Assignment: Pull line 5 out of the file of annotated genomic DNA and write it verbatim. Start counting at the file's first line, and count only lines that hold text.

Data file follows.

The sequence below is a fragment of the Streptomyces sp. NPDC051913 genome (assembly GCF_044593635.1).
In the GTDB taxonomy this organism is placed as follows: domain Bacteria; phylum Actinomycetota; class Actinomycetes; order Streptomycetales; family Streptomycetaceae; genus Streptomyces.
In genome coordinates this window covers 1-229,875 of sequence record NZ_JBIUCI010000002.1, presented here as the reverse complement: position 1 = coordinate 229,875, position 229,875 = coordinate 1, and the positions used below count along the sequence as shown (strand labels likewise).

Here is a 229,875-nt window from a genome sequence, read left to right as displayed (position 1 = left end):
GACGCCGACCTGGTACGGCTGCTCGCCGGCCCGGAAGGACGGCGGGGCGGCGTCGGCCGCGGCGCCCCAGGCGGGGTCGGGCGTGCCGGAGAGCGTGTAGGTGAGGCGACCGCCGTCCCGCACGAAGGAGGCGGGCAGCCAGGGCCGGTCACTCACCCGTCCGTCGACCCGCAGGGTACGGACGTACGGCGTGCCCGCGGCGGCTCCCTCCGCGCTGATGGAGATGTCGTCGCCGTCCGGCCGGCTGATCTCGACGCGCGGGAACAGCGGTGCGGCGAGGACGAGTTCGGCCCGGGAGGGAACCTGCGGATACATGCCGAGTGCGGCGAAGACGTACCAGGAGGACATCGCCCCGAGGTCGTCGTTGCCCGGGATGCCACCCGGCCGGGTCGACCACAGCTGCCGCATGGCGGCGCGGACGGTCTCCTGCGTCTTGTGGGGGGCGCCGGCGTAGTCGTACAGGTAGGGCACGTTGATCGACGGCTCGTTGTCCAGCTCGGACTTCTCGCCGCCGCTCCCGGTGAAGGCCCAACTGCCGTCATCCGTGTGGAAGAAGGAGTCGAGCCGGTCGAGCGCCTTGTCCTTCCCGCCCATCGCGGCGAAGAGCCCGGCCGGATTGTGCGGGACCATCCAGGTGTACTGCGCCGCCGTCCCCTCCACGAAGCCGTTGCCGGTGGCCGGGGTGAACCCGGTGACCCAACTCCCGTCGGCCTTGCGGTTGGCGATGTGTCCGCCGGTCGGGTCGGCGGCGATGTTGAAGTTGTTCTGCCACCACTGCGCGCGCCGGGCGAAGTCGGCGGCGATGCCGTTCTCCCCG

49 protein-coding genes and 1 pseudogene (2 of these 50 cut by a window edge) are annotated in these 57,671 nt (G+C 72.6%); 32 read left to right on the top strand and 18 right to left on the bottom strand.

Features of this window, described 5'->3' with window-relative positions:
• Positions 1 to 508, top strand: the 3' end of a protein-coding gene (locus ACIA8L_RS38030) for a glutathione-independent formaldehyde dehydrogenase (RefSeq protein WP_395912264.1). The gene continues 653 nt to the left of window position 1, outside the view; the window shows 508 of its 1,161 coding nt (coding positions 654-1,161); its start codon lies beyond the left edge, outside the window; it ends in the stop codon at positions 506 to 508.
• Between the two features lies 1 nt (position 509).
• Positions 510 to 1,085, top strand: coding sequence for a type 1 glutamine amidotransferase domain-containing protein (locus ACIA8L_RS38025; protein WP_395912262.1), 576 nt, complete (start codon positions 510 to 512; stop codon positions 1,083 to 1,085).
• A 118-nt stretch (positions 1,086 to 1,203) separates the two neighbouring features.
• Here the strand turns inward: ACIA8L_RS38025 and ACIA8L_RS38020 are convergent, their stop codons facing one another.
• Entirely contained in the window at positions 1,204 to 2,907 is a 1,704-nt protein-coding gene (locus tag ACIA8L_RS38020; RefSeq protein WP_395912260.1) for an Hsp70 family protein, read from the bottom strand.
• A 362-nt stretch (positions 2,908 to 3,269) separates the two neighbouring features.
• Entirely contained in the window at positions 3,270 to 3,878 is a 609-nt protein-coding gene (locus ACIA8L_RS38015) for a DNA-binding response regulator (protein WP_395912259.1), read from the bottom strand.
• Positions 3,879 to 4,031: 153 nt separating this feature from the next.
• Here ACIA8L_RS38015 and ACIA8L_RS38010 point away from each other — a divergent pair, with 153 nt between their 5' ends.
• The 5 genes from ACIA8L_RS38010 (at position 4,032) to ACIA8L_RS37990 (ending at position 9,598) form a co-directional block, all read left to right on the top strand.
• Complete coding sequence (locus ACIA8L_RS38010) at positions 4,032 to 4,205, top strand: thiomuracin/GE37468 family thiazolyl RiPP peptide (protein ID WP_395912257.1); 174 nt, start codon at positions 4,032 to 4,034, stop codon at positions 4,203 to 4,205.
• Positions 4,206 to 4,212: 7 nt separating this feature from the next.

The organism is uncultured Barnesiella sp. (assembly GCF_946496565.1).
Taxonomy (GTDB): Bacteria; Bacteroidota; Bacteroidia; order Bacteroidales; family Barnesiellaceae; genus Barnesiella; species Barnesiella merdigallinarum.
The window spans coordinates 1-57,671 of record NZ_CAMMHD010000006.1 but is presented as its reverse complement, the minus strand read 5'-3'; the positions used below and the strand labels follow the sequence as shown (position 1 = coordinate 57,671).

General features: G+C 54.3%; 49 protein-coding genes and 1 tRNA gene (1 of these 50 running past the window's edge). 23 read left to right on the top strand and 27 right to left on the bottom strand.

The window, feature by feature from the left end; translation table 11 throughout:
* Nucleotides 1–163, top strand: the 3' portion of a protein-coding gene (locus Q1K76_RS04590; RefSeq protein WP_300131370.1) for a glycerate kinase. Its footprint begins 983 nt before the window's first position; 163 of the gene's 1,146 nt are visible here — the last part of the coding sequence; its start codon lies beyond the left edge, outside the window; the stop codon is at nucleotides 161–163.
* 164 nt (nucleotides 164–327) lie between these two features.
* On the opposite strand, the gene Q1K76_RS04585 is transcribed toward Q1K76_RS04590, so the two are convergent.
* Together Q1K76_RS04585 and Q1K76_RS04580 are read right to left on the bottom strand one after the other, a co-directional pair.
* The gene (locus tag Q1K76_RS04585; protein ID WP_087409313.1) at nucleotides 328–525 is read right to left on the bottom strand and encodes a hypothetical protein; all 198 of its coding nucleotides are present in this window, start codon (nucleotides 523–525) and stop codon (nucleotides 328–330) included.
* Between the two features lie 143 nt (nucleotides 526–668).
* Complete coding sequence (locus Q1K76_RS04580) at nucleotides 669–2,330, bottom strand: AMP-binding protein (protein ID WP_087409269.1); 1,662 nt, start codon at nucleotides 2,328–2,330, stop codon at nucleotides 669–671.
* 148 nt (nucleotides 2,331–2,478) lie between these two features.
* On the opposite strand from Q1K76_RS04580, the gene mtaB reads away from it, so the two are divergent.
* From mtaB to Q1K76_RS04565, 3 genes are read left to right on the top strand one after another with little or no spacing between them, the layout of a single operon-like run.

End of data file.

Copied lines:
GACGCCGACCTGGTACGGCTGCTCGCCGGCCCGGAAGGACGGCGGGGCGGCGTCGGCCGCGGCGCCCCAGGCGGGGTCGGGCGTGCCGGAGAGCGTGTAGGTGAGGCGACCGCCGTCCCGCACGAAGGAGGCGGGCAGCCAGGGCCGGTCACTCACCCGTCCGTCGACCCGCAGGGTACGGACGTACGGCGTGCCCGCGGCGGCTCCCTCCGCGCTGATGGAGATGTCGTCGCCGTCCGGCCGGCTGATCTCGACGCGCGGGAACAGCGGTGCGGCGAGGACGAGTTCGGCCCGGGAGGGAACCTGCGGATACATGCCGAGTGCGGCGAAGACGTACCAGGAGGACATCGCCCCGAGGTCGTCGTTGCCCGGGATGCCACCCGGCCGGGTCGACCACAGCTGCCGCATGGCGGCGCGGACGGTCTCCTGCGTCTTGTGGGGGGCGCCGGCGTAGTCGTACAGGTAGGGCACGTTGATCGACGGCTCGTTGTCCAGCTCGGACTTCTCGCCGCCGCTCCCGGTGAAGGCCCAACTGCCGTCATCCGTGTGGAAGAAGGAGTCGAGCCGGTCGAGCGCCTTGTCCTTCCCGCCCATCGCGGCGAAGAGCCCGGCCGGATTGTGCGGGACCATCCAGGTGTACTGCGCCGCCGTCCCCTCCACGAAGCCGTTGCCGGTGGCCGGGGTGAACCCGGTGACCCAACTCCCGTCGGCCTTGCGGTTGGCGATGTGTCCGCCGGTCGGGTCGGCGGCGATGTTGAAGTTGTTCTGCCACCACTGCGCGCGCCGGGCGAAGTCGGCGGCGATGCCGTTCTCCCCG